What Are the Biblical Standards for Spiritual Leaders?

The Bible explicitly and implicitly delineates certain standards that must be met before one can assume leadership roles over the people of YHVH. Israelites should know what the Word of Elohim demands of leaders, and should expect leaders to meet those biblical standards. If they don’t, Israel should reject such individuals.

These standards must apply to leaders over and within congregations. Many individuals who are in ministry are not associated with a congregation, so it may be questioned whether these standards should apply to them as well. It seems self-evident that the same biblical standards that apply to leaders within a congregational context should also apply to itinerate minsters, while not connected to or holding leadership in a local congregation, yet they minister to local congregations, and therefore, are perceived to be leaders and elders within greater Israel by those they teach. Therefore, we take the approach that these ministry standards apply to all leaders within the spiritual body of Yeshua whether they are connected to a local body or not. The body of Yeshua is a interconnected, and all must be playing by the same rules, and be held to the same standards. 

We draw, furthermore, from the whole counsel of YHVH’s Word (i.e., Genesis to Revelation) guidelines for leadership qualifications. YHVH’s standards of righteousness for his leaders has not changed over the ages, for he has not changed. His character is inviolate and immutable, and what he requires of those whom he has appointed as servants over his people has not changed and is based on his character, which defines his standards of righteousness.

Prevalent Non-biblical Standards for Leadership

Within the Christian church and, as an offshoot of that, within the Messianic Israel, Messianic Jewish or Hebrew Roots movements, there are many non-biblical standards that, in the eyes of many people, qualifies a person for leadership roles within the body of Yeshua. These “qualification,” in fact, may or may not meet YHVH’s standards of leadership. Some of these “qualification” include:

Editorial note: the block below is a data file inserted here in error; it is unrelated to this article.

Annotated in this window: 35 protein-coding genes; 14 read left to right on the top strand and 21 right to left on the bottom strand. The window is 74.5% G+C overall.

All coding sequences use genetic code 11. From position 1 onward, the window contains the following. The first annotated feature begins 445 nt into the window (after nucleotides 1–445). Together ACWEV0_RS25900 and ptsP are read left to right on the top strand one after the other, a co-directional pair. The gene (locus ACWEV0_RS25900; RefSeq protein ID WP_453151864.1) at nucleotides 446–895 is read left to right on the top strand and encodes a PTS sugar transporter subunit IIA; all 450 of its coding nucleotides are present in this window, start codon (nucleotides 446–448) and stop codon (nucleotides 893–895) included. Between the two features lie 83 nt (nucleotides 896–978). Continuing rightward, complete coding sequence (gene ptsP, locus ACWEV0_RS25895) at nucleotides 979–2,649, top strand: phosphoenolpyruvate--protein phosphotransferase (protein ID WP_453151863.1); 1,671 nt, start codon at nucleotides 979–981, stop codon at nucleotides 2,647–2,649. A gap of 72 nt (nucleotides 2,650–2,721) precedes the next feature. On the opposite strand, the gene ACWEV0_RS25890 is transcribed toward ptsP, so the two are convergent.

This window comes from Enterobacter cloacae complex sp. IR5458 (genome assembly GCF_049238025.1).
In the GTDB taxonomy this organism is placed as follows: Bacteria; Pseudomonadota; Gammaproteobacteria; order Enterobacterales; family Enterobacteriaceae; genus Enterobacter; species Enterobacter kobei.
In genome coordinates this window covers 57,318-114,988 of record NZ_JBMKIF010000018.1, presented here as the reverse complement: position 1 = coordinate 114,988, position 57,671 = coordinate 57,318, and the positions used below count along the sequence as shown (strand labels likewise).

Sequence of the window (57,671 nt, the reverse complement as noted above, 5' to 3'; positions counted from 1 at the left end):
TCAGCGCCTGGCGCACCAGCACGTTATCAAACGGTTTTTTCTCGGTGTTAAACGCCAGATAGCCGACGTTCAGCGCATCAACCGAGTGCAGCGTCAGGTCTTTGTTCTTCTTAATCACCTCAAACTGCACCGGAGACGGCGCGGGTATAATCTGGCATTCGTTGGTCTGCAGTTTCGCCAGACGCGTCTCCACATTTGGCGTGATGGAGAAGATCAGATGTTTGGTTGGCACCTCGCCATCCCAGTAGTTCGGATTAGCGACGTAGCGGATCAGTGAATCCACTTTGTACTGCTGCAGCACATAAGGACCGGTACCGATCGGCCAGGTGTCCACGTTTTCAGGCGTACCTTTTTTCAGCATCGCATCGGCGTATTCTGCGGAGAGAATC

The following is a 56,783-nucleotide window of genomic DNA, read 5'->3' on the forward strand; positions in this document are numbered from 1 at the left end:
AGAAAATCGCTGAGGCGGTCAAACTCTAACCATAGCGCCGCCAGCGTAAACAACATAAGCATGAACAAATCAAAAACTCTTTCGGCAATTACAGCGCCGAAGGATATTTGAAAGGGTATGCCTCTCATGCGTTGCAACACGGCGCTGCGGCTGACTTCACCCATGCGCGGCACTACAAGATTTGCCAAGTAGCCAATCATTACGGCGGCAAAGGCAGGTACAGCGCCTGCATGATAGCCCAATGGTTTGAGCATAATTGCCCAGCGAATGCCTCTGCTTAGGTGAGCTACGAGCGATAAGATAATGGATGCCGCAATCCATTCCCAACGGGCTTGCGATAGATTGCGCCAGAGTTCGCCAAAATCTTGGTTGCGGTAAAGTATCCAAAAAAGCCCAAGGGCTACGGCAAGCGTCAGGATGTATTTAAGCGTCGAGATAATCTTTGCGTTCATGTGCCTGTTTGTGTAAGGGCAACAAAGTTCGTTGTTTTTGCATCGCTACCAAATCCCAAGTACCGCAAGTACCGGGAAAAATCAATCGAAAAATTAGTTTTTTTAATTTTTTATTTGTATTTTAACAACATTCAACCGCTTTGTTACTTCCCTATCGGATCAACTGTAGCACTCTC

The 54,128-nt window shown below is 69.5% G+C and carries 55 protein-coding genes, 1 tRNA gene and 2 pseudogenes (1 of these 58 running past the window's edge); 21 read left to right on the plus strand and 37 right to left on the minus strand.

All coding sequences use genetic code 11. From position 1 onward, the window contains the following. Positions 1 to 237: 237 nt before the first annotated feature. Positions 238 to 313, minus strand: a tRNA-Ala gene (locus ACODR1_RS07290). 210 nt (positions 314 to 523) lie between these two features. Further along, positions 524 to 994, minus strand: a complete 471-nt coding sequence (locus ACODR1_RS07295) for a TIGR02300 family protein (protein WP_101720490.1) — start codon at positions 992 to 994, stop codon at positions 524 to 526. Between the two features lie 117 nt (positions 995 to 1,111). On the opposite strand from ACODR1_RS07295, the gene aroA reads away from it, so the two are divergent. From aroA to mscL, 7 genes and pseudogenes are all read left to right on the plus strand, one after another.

• Self-appointment resulting in the formation of a “successful” ministry. 
  • The use of ecclesiastical titles, the earning of academic degrees.  
  • Popularity among men. 
  • Oratory and public presentation skills.
  • Professional-looking packaging of persons, ministries, websites and materials to merchandized. 
  • The size of one’s following, mailing list, ministry, or all the material trappings associated with the ministry.
  • Length of time in the ministry.
  • Acceptance among peers and within the church.
  • Financial success.
  • The number of books published, the number electronic media one has been on. 

The Bible nowhere indicates that any of these criteria necessarily qualify one to be in a leadership role. In fact, the biblical record clearly shows that usually the more popular (among men) and successful (by  worldly standards) religious leaders were, in fact, more unpopular with YHVH. Yeshua, for example, when addressing the religious leaders of his day, emphatically stated that that which is highly esteemed (uplifted, eminent, exalted, influential or honorable) of men is an abomination (a foul thing, detestable or idolatrous) in the sight of Elohim (Luke 16:15). Why is this? Because YHVH looks at the heart of man, not on the outward appearance of things (1 Sam 16:7; Isa 29:13; Matt 15:8). YHVH sees the true content of a man’s character, which is often hidden under the false facade of appearance.

Biblical Standards of Leadership

What are some of the more obvious biblical standards that must be applied to all spiritual leaders in our day? Those leaders who reject any of these criteria we reject them as not meeting the biblical standards of leadership. The following is a list of criteria that one must meet in order to meet the qualifications of biblical leadership.